The sources are not reliable, with one of the few claiming that Richard brought over 8’000 men to James’ 2’500. Considering what happened afterwards, I deem this unlikely, unless most of Richard’s army were unarmed peasantry, easily beaten at the moment of decision.
The battle did not go well for the Irish. The left flank of the Irish army was apparently broken in an opening charge, essentially ending the battle as a contest, even as other sections fought on more bravely. In the end, the whole of Mountgarrett’s force appears to have been routed, with a great deal of slaughter carried on by Ormonde’s cavalry. He is recorded as being as chivalrous as they came in the time period, but Ormonde was also in the company of more aggressive offices, like Charles Coote, who had no compunctions about sectarian killings and massacres of prisoners and fleeing enemies.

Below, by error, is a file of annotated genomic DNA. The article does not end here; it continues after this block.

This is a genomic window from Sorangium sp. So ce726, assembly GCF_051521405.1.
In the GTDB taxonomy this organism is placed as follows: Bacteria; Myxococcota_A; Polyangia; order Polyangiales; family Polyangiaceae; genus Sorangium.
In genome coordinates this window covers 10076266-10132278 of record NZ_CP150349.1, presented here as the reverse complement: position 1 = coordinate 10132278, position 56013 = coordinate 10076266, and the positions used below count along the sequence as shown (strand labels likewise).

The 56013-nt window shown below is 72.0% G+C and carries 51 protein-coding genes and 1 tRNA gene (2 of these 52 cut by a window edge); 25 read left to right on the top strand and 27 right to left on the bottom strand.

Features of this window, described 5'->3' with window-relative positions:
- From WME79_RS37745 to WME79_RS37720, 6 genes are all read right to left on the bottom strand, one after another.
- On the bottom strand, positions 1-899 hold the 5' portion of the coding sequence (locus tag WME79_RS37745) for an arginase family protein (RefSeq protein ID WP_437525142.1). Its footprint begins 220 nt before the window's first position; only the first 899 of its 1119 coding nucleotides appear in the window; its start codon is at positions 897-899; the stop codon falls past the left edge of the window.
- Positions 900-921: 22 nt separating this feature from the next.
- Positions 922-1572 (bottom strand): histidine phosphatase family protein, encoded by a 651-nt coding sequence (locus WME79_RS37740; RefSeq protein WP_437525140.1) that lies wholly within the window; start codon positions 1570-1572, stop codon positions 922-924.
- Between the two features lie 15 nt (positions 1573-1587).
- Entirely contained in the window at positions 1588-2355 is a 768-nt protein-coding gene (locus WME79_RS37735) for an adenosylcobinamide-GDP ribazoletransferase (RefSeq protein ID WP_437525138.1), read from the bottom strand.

One source claims that over 700 Irish were killed that day, which is unlikely, but it was probably still a terrible defeat. Mountgarrett and his army survived to fight another day, mostly due to the fact that James wasn’t in a position to pursue too far. He returned to Dublin in triumph, with the tide of the war in Ireland seemingly turning against the rebels in a large way. Any conventional force the rebels had put together was defeated if it sought battle, the origin point of the rising was being preyed upon by Monro, and the English could expect more and more reinforcements to come flooding in, until the rebel position collapsed completely. Mountgarrett and Phelim O’Neill were left to retreat and reconsider, licking their wounds and awaiting some badly needed good news.
Fighting was taking place in other places as well though, especially in Munster. One of the fights there will be the focus of the next entry.